Hildebrandt Art

These paintings of Greg's family are snapshots of what each is dreaming at various points in thier lives. A way to look back and capturing a moment.


Of the 1974 painting I asked Greg what Mary was thinking about while looking at the rock. I think he said she was just about to throw it.

Mary 1974What he said in his "Tolkien to Oz" book was:
"I painted my daughter Mary when I was in a period of photorealism. No, even beyond photorealism. I was obsessed with what I considered micro-realism. This meant being as detailed as I could possibly be to the point of taking a microscope and viewing an object. The need was for an infinite amount of detail. I spent approximately three weeks on this painting and could have easily spent three more.


Mary 1984Of the 1984 painting he said in his "Tolkien to Oz" book:
"Unlike the first paint of Mary where my use of color was very subdued, this painting wa done with a very powerful use of color. This style was derived after approximately nine years of learning more about color and the use of color. I went back to the style of the impressionists, using maximum color everywhere, even in the shadows. Today, I see components of each that I like."


Of Gregory, what Greg told me was he was he was the model for All of the hobits in the Tolkien calendars. When I asked about Sam the hobbit, he said yes even him. He just stretched his face and body a bit, but if you look close all the faces are the same, ...Gregory. Also you can see him grown up in the illustrated Robin Hood book as... Robin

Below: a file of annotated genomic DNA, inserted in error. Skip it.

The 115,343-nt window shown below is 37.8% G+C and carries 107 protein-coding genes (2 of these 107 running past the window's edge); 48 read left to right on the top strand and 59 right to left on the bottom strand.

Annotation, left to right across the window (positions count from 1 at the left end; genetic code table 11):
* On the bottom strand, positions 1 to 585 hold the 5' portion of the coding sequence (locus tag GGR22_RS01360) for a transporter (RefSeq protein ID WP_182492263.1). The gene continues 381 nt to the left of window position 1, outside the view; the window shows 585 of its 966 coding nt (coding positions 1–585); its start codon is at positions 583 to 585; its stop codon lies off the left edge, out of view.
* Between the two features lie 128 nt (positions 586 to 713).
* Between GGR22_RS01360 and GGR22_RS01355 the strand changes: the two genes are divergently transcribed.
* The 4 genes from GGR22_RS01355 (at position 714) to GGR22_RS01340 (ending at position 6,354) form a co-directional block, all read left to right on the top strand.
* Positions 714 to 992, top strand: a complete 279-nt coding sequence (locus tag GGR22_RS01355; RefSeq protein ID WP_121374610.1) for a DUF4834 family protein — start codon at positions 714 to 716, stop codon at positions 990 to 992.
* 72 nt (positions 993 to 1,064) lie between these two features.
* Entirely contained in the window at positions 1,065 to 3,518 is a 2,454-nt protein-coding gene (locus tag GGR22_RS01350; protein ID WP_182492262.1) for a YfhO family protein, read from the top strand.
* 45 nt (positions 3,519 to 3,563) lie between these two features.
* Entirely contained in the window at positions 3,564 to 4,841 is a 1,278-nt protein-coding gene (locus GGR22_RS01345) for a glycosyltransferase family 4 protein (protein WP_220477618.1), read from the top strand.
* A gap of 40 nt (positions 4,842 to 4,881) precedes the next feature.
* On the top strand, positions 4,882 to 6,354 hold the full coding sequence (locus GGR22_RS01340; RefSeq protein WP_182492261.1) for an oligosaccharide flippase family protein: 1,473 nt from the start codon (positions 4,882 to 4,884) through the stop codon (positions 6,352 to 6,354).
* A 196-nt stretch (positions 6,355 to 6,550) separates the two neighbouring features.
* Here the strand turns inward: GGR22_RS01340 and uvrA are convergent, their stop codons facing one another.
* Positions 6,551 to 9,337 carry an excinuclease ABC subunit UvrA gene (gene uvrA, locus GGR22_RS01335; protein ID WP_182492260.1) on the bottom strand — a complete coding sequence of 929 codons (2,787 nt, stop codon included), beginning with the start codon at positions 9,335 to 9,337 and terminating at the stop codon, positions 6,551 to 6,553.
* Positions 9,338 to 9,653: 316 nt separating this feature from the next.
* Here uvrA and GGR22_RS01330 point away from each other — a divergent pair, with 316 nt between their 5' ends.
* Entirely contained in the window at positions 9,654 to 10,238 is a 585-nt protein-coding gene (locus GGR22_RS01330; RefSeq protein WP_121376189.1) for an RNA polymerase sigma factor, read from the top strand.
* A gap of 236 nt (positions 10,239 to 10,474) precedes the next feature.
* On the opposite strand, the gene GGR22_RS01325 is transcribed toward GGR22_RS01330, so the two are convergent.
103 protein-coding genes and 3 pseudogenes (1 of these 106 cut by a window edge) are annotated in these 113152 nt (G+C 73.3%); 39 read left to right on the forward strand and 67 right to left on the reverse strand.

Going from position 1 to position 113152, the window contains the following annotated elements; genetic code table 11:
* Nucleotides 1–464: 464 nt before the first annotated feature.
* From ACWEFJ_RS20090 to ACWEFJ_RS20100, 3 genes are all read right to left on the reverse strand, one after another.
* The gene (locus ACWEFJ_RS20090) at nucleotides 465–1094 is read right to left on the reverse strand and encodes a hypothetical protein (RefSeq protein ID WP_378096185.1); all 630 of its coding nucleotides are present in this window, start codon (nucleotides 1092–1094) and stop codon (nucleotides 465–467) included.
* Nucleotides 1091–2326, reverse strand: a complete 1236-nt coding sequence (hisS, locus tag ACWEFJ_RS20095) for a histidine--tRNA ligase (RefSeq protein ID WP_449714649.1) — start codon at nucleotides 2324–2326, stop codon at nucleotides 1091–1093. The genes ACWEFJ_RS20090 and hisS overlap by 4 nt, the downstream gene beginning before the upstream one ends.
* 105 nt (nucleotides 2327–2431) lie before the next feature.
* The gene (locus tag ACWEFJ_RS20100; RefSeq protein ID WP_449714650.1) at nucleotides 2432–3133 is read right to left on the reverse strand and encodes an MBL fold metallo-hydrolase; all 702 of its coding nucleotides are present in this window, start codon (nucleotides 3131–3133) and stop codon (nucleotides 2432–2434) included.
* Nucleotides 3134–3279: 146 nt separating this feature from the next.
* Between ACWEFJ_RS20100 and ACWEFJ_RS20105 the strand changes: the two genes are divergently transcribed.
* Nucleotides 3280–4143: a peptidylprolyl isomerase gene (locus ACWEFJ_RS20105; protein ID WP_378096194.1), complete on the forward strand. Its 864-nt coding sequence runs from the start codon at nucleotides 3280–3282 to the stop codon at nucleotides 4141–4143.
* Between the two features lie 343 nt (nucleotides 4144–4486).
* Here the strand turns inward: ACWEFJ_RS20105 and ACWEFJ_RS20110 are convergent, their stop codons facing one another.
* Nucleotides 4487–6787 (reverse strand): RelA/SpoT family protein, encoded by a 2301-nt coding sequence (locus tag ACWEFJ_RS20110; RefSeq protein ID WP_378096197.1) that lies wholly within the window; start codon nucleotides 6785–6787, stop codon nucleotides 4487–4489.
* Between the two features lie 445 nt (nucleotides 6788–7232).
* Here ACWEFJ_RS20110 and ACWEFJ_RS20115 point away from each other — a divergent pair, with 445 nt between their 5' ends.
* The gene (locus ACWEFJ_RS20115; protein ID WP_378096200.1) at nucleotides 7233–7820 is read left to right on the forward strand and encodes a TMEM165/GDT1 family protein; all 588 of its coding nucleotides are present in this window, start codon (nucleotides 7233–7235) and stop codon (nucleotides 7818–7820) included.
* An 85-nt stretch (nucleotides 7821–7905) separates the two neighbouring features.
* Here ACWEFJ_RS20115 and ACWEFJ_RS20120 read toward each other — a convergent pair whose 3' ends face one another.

Gregory 1980Of the 1980 painting, he said in his "Tolkien to Oz" book:
"I was anxious to paint my son before he moved into his early teen years. The impact of Star Wars caused an obsession with the Fantasy of Space. So I was trying to capture the attitude of dreaming as he stared into space."


Gregory 1983Of the 1983 painting he said in his "Tolkien to Oz" book: "I wanted to paint my son so I asked him his preference. He chose to be painted in his mock army fatigues, with a handmade fantasy gun. This was a period of his life that dealt heavily with the fantasy of war. The feeling of the painting is strong, so I used strong colors to vsually this aspect of my son's adolescence."

Laura 1984What he said in his "Tolkien to Oz" book was:
"In my daughter Laura's painting she chose to wear an old coat of mine from the 60's. I guess this was Laura's way of porteaying her own personal rebellion. By painting my children in this way I have a permanent retrospect of certain stages in thier lives. This is something I hope to be able to do every three years, creating a pictoral history of my children for my children.

To buy prints or original pieces please visit Greg and Tim at the Spiderwebart Gallery. They're the Best!

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